Nineteen UB students spent their winter breaks unlike most of the UB population. While many students returned home to spend a month relaxing with friends and family after finals week, these kids took a different route.
They participated in UB's Alternative Winter Break – leaving their homes for one week in order to save someone else's in the bayou of Louisiana, or becoming familiar with a foreign culture in the Italian countryside.
Down in Louisiana, people continue to struggle from the aftermath of Hurricane Katrina. The wetlands are slowly becoming ruined as waves from the boats damage the coastline and the wetlands lose their ability to absorb floodwaters, according to www.marietta.edu.
UB took part in battling this natural disaster.
"We put 500 donated Christmas trees into wooden crates and got into boats in the bayou," said Emma Starkman, a senior business major. "We then threw the crates with the trees in them into the bayou. That helps lessen the effects of the damage coming from the wave action that comes from boats in the water."
For one week in January, the group worked in cooperation with the Bayou Grace and LUMCON, two organizations dedicated toward various environmental and educational services in the wetland area, in order to better the post-Katrina environment in New Orleans.
Starkman has always been interested in environmental issues and she knew that attending Alternative Winter Break would be her opportunity to make a difference while working with those who are both directly and indirectly affected by the wetland loss.
The group had the chance to not only learn about the culture in the wetlands, but also to interact with the locals and get one-on-one time socializing with them.
According to Starkman, many people in New Orleans expressed their appreciation for the contributions from the group.
"We were at a bar to [try a] Cajun dish and we told some of the locals why we were down there helping," said Phil Tucciarone, a sophomore chemical engineering major. "Without even asking what we had ordered, they picked up our check."
The volunteers had the opportunity to talk with New Orleans natives – many of whom were college and high school students during the time Katrina hit.
"They were out of school and displaced for 30 or 40 days minimum," Tucciarone said. "They underplay it – it wasn't like a sob story. They said it was just a part of their life, and it sucks, but they are still passionate about the Cajun culture and thankful for those who help to preserve it."
While the students in Louisiana benefitted from a week of education and community service, those that traveled to Italy came home with a completely different experience.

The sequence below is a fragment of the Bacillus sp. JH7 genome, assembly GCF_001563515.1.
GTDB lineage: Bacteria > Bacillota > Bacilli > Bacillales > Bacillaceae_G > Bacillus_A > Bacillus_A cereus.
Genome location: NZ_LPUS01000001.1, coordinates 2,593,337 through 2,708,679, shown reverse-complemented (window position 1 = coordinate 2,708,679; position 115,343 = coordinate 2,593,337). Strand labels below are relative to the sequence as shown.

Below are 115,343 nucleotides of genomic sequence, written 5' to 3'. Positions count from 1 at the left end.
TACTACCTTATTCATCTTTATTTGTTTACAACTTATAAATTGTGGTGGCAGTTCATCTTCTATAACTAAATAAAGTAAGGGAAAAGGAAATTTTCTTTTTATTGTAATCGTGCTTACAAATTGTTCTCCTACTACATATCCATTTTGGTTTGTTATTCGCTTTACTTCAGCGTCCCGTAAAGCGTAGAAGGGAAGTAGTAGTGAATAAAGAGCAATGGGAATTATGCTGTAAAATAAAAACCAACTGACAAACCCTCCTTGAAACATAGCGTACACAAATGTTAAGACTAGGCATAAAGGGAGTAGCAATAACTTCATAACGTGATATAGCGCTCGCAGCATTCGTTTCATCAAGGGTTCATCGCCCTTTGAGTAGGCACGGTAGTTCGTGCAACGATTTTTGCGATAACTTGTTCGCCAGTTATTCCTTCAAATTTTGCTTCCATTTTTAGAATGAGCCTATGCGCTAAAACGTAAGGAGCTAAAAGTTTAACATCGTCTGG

The trip was offered as a seminar called, "Roman Archaeology and Reclaiming Ancient Roman Culture." It was more like a study abroad program than a philanthropy trip. Students studied in Italy for a total of three weeks.
The tour guide that led the group through their adventures in Italy was Professor Bradley Ault, a classics professor at UB and expert on ancient ruins. Ault brought them to locations in Rome and Naples, guiding them through significant archaeological sites and teaching them about literary text relative to the Ancient Roman world.
Their studies and experiences will be the subject of a paper due at the end of the Spring 2012 semester. By completing the trip and the paper successfully, those who participated will earn credit toward graduation with the equivalence of either an Honors seminar or a study abroad experience – whichever they choose.
"It has been one of the greatest experiences of my life," said Steven Coffed, a Presidential Scholar and freshman engineering and applied sciences major.
Coffed said the trip introduced him to a world of travel that he never knew existed prior to this experience.
"I wanted to extend my views of the world," Coffed said. "My family traveled very little when I was a child, and considering that I would like to study abroad extensively in the future, I thought that this trip would be a good introduction to becoming a world traveler."
The students that left their family and friends for three weeks out of the four that UB schedules for break found that the time away was worth the journey they embarked.
"I missed my family and friends," Coffed said. "[But] I knew I'd see them again with many stories to tell. It will be a little tough jumping right back into school after a rather exhausting experience, but hey, you can sleep when you're dead."